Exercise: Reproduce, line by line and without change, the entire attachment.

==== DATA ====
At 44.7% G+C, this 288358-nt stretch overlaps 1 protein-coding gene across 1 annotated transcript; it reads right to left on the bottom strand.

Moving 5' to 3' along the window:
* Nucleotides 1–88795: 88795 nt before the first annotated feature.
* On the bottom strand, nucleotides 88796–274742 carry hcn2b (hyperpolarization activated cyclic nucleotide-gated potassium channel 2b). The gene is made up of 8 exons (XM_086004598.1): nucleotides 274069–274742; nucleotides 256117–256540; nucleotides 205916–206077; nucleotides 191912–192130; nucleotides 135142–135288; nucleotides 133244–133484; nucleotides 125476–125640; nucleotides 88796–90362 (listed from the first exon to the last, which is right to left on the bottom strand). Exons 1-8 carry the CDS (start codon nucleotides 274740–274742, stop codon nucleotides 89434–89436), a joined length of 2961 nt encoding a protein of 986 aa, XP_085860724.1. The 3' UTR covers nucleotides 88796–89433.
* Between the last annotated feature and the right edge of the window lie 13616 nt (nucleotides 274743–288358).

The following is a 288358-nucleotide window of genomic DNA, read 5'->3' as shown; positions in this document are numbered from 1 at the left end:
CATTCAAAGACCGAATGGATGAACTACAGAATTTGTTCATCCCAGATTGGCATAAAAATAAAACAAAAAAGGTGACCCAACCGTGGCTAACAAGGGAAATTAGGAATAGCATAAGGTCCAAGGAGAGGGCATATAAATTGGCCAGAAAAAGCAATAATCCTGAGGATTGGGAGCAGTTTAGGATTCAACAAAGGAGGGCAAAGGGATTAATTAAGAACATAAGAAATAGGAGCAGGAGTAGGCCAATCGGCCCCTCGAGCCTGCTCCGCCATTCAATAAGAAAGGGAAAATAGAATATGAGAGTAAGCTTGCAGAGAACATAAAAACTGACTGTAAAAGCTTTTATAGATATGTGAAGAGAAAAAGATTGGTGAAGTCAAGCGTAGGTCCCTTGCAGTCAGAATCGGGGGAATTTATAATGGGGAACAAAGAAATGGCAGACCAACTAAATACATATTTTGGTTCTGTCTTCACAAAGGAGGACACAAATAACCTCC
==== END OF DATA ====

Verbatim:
At 44.7% G+C, this 288358-nt stretch overlaps 1 protein-coding gene across 1 annotated transcript; it reads right to left on the bottom strand.

Moving 5' to 3' along the window:
* Nucleotides 1–88795: 88795 nt before the first annotated feature.
* On the bottom strand, nucleotides 88796–274742 carry hcn2b (hyperpolarization activated cyclic nucleotide-gated potassium channel 2b). The gene is made up of 8 exons (XM_086004598.1): nucleotides 274069–274742; nucleotides 256117–256540; nucleotides 205916–206077; nucleotides 191912–192130; nucleotides 135142–135288; nucleotides 133244–133484; nucleotides 125476–125640; nucleotides 88796–90362 (listed from the first exon to the last, which is right to left on the bottom strand). Exons 1-8 carry the CDS (start codon nucleotides 274740–274742, stop codon nucleotides 89434–89436), a joined length of 2961 nt encoding a protein of 986 aa, XP_085860724.1. The 3' UTR covers nucleotides 88796–89433.
* Between the last annotated feature and the right edge of the window lie 13616 nt (nucleotides 274743–288358).

The following is a 288358-nucleotide window of genomic DNA, read 5'->3' as shown; positions in this document are numbered from 1 at the left end:
CATTCAAAGACCGAATGGATGAACTACAGAATTTGTTCATCCCAGATTGGCATAAAAATAAAACAAAAAAGGTGACCCAACCGTGGCTAACAAGGGAAATTAGGAATAGCATAAGGTCCAAGGAGAGGGCATATAAATTGGCCAGAAAAAGCAATAATCCTGAGGATTGGGAGCAGTTTAGGATTCAACAAAGGAGGGCAAAGGGATTAATTAAGAACATAAGAAATAGGAGCAGGAGTAGGCCAATCGGCCCCTCGAGCCTGCTCCGCCATTCAATAAGAAAGGGAAAATAGAATATGAGAGTAAGCTTGCAGAGAACATAAAAACTGACTGTAAAAGCTTTTATAGATATGTGAAGAGAAAAAGATTGGTGAAGTCAAGCGTAGGTCCCTTGCAGTCAGAATCGGGGGAATTTATAATGGGGAACAAAGAAATGGCAGACCAACTAAATACATATTTTGGTTCTGTCTTCACAAAGGAGGACACAAATAACCTCC